Honouring Our Past, Shaping Our Future: Canada’s Journey Through Black History Month

Black History Month

As February’s winter chill continues across Canada, it brings with it a heartwarming opportunity to dive into the rich tapestry of Black Canadian history. This month is not just a period of reflection and celebration; it marks Black History Month, a time dedicated to honouring the diverse histories, cultures and contributions of Black Canadians. The 2024 theme, “Black Excellence: A Heritage to Celebrate; a Future to Build,” encapsulates this spirit perfectly. It celebrates the rich past and present contributions and accomplishments of Black people in Canada while aspiring to embrace new opportunities for the future.

This theme holds particular significance as it aligns with the 10th year of the International Decade for People of African Descent. It recognizes that people of African descent represent a distinct group whose human rights must be promoted and protected. Throughout the nation, numerous events and activities are organized, providing a unique opportunity for both learning and celebration.

During this time, and all year long, GUS Canada proudly supports Black voices, emphasizing the importance of amplifying the diverse voices that reflect Canada and make a significant impact in their communities. As we usher in Black History Month, let us embrace the stories and achievements of Black Canadians, acknowledging their role in the ongoing narrative of our country. The 2024 theme invites us to not only look back with pride but also to look forward with hope, as we continue to build a future that honours and elevates Black excellence.

Significant Events in Black History in Canada

1600s: Early Presence and Enslavement

The early presence of Africans in Canada dates back to the 1600s. Mathieu Da Costa, recognized as the first known African in Canada, arrived in 1604. He was a multilingual interpreter who was crucial in aiding French explorers and facilitating communications with Indigenous peoples. In 1628, Oliver LeJeune became the first recorded enslaved African in Canada. “This period also witnessed the enactment of King Louis XIV’s Edict in 1689, which authorized the enslavement of Pawnee Native Americans and Africans in New France.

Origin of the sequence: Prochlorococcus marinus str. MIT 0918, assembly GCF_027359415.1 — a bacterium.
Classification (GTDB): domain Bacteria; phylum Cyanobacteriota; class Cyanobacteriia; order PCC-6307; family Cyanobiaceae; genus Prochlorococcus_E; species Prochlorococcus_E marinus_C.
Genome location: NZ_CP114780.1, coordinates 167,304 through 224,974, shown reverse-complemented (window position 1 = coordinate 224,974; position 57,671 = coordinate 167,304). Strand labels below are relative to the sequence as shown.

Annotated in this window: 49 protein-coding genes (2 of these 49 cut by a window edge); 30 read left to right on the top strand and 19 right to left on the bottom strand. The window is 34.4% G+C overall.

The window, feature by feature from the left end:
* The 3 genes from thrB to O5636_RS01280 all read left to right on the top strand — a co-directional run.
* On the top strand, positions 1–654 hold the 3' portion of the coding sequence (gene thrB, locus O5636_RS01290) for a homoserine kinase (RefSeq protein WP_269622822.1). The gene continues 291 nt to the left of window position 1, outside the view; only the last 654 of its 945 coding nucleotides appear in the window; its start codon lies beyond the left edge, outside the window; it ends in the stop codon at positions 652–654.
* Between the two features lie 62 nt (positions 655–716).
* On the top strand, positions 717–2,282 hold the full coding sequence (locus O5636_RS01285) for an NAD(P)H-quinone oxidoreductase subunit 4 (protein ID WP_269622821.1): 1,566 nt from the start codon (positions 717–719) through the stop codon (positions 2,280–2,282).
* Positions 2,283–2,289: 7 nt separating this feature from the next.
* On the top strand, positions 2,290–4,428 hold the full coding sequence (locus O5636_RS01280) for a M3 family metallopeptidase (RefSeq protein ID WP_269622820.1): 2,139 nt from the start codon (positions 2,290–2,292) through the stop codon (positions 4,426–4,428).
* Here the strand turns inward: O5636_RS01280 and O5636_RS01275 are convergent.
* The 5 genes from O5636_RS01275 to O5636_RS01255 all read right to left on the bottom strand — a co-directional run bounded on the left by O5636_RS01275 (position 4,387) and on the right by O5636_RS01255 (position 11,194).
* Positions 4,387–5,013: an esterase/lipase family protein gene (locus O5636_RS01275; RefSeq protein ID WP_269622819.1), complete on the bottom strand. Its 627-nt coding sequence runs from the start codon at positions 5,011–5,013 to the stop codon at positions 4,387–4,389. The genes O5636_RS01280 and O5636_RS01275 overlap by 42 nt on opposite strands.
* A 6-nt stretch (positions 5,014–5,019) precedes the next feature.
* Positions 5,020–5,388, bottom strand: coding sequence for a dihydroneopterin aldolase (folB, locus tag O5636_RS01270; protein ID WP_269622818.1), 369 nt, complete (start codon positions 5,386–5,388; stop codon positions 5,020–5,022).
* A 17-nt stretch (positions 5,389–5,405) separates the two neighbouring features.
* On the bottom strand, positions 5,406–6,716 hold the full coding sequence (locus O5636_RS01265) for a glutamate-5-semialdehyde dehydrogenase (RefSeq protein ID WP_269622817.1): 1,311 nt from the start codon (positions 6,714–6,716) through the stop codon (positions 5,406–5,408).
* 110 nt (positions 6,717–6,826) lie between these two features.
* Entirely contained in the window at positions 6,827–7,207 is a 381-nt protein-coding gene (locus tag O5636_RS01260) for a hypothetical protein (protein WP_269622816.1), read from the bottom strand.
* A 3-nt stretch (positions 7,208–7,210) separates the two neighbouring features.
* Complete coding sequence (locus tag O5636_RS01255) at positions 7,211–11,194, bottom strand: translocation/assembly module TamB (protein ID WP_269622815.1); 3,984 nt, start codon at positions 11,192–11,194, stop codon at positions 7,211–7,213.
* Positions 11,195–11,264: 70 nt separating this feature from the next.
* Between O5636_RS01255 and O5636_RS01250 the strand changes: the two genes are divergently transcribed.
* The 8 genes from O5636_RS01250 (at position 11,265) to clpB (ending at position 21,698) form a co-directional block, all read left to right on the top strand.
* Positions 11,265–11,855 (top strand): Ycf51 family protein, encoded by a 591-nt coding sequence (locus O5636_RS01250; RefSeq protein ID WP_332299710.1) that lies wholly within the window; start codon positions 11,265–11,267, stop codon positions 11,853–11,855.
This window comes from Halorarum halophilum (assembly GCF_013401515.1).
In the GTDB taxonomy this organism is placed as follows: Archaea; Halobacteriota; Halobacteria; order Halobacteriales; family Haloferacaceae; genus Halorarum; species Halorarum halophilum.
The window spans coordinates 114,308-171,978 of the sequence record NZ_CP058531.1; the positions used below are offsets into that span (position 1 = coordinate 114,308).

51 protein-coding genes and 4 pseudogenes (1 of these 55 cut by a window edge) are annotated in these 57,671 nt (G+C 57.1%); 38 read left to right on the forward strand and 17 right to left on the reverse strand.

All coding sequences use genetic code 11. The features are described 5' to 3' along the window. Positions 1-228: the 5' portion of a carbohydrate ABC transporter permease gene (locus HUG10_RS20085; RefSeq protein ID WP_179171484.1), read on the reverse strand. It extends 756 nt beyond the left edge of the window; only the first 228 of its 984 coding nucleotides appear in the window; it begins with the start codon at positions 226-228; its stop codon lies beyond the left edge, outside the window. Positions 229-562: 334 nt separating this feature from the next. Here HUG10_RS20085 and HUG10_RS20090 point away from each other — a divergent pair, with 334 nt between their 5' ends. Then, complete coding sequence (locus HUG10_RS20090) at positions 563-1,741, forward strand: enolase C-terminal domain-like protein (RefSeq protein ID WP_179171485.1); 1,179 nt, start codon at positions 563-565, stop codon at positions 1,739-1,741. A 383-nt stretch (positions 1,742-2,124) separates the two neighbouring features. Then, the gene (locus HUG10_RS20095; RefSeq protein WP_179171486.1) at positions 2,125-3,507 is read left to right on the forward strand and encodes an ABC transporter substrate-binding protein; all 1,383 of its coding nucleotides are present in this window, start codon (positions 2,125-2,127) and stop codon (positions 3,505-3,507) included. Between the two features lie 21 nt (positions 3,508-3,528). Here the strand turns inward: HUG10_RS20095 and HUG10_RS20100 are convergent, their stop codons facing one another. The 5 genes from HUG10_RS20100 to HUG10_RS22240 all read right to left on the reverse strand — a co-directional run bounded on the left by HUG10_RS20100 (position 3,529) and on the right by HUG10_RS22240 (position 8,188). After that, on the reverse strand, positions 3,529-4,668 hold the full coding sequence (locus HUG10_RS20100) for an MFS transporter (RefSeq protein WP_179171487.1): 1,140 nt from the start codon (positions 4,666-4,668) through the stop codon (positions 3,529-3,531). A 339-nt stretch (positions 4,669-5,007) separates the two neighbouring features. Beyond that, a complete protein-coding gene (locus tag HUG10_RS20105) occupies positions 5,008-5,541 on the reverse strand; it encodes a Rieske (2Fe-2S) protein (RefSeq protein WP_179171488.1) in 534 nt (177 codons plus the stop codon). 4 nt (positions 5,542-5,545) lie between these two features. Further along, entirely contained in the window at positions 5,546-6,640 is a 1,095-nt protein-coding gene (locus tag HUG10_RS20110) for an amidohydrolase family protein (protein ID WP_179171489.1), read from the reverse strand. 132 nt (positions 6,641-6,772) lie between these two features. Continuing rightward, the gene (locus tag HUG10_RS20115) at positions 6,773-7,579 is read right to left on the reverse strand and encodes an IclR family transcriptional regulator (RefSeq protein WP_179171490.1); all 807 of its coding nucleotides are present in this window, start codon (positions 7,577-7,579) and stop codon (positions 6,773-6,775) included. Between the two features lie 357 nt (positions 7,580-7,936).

1700s: Expansion and Resistance

The 1700s marked an expansion of slavery and resistance against it. The African enslaved population in Halifax grew, highlighting the expansion of slavery in Canada. During the American War of Independence, African Americans who joined the British forces, known as Black Loyalists, were promised freedom and settled in Nova Scotia. The resistance of Chloe Cooley to enslavement in 1793 led to the passage of the Act Against Slavery in Upper Canada, signalling the beginning of the decline of African enslavement in the region.

1800s: Communities and Abolition

The 1800s were significant for the establishment of Black communities and the abolition of slavery. The Underground Railroad, active from 1800 to 1865, was a network that helped approximately 30,000 Black individuals escape slavery in the United States of America and find refuge in Canada. The British Empire’s Slavery Abolition Acts of 1807 and 1833 ended the slave trade and slavery in British colonies, including Canada. This period also saw the formation of vibrant Black communities by war veterans and refugees, the establishment of abolitionist newspapers like the Voice of the Fugitive and Provincial Freeman and the migration of Black families from San Francisco to Vancouver Island in 1858 and from Oklahoma to Alberta in 1879.

1900s: Civil Rights and Representation